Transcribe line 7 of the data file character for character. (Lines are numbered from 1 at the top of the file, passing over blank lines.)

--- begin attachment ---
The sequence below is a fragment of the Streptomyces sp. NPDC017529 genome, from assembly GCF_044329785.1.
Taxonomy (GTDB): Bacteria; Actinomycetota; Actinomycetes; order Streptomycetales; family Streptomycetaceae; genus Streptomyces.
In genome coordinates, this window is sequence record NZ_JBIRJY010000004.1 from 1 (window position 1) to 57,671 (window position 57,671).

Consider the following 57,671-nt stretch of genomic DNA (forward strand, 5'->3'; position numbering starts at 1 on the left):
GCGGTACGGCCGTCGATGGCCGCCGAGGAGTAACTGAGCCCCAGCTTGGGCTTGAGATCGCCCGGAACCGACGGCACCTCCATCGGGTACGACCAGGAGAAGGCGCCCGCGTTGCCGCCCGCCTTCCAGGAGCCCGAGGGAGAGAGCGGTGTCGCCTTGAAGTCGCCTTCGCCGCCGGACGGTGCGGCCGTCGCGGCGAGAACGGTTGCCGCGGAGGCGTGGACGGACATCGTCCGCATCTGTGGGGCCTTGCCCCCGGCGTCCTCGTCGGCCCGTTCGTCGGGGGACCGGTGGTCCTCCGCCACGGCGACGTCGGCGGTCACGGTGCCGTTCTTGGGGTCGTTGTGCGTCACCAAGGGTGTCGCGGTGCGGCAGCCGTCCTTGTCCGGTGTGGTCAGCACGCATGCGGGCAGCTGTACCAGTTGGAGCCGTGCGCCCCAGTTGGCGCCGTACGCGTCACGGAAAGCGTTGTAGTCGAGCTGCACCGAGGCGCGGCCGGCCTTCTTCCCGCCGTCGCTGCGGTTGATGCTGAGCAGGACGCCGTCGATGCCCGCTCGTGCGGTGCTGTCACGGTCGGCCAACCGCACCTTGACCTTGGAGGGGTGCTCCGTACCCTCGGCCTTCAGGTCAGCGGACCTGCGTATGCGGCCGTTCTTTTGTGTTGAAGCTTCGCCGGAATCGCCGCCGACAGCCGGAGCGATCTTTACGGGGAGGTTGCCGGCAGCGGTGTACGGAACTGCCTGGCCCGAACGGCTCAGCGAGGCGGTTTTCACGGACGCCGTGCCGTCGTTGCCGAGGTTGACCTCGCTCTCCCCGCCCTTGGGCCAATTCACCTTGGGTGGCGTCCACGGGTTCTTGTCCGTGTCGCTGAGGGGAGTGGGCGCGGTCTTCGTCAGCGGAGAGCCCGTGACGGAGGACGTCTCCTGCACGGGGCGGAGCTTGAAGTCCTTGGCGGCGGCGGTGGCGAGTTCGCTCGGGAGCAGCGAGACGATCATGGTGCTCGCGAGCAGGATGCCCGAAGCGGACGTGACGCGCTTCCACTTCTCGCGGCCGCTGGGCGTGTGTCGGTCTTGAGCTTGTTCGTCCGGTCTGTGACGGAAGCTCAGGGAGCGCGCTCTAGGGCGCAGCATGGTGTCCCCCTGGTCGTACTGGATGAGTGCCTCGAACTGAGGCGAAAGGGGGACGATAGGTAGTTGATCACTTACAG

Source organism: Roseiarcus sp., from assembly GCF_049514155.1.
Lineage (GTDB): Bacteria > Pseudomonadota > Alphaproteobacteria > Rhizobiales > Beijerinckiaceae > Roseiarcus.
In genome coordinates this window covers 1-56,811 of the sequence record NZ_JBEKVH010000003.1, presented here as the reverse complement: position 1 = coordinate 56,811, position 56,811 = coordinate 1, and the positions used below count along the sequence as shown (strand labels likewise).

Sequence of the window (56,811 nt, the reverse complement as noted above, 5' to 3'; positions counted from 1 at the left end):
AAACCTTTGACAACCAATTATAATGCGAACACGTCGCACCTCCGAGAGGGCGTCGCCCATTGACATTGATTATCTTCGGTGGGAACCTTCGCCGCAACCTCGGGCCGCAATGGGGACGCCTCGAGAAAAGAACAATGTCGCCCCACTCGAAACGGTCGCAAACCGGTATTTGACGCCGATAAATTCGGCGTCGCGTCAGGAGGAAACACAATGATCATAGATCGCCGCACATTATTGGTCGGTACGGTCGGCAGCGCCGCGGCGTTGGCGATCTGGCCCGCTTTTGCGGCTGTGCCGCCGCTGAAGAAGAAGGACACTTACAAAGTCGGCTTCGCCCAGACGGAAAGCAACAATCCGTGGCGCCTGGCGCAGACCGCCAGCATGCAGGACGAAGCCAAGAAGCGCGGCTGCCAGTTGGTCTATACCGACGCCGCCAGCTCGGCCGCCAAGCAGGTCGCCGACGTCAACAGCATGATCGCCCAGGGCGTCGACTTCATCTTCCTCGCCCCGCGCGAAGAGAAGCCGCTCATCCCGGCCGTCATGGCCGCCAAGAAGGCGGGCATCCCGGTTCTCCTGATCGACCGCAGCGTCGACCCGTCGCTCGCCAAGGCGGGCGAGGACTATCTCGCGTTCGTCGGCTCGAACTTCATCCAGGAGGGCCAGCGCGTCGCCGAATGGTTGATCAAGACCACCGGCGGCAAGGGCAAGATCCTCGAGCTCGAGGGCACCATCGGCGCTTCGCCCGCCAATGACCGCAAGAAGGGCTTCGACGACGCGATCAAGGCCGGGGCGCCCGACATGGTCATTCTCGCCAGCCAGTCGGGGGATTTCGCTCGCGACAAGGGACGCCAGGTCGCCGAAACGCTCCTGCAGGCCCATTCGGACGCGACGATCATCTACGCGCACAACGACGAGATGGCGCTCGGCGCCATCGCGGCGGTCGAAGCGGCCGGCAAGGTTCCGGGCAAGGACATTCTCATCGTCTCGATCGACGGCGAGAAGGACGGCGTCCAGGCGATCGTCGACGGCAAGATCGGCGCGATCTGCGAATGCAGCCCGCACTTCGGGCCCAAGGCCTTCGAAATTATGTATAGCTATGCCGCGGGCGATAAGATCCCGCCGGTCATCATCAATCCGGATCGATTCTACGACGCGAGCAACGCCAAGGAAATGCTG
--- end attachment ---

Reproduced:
Lineage (GTDB): Bacteria > Pseudomonadota > Alphaproteobacteria > Rhizobiales > Beijerinckiaceae > Roseiarcus.